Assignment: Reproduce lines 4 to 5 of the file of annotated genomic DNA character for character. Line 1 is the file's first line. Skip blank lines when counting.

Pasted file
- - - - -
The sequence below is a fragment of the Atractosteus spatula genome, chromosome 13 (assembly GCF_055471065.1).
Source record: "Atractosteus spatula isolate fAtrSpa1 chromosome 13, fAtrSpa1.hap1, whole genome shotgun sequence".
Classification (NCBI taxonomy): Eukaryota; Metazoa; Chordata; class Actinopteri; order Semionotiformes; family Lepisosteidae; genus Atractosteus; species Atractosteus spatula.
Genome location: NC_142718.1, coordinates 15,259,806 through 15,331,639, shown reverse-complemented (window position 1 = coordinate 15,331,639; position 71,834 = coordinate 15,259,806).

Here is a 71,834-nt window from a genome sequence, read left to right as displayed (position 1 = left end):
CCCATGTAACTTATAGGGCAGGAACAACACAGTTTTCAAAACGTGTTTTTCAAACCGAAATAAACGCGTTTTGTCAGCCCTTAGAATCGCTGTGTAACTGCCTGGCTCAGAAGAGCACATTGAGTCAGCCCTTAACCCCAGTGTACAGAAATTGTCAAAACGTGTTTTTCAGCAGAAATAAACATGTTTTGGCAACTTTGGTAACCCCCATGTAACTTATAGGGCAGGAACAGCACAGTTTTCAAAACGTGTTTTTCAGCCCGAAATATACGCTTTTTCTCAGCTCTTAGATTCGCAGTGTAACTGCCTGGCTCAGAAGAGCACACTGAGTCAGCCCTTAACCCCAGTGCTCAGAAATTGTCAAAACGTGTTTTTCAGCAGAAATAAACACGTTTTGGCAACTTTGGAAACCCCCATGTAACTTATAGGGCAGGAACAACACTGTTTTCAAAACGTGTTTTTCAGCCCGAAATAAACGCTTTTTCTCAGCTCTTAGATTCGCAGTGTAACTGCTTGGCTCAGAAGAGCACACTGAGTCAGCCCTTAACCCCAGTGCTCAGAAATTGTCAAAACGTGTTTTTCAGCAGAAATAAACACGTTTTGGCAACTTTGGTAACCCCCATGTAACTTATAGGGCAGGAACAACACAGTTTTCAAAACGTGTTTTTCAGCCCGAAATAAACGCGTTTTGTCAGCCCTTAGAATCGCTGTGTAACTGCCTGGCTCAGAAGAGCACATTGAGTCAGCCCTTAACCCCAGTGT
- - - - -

Genome location: NC_142718.1, coordinates 15,259,806 through 15,331,639, shown reverse-complemented (window position 1 = coordinate 15,331,639; position 71,834 = coordinate 15,259,806).

Here is a 71,834-nt window from a genome sequence, read left to right as displayed (position 1 = left end):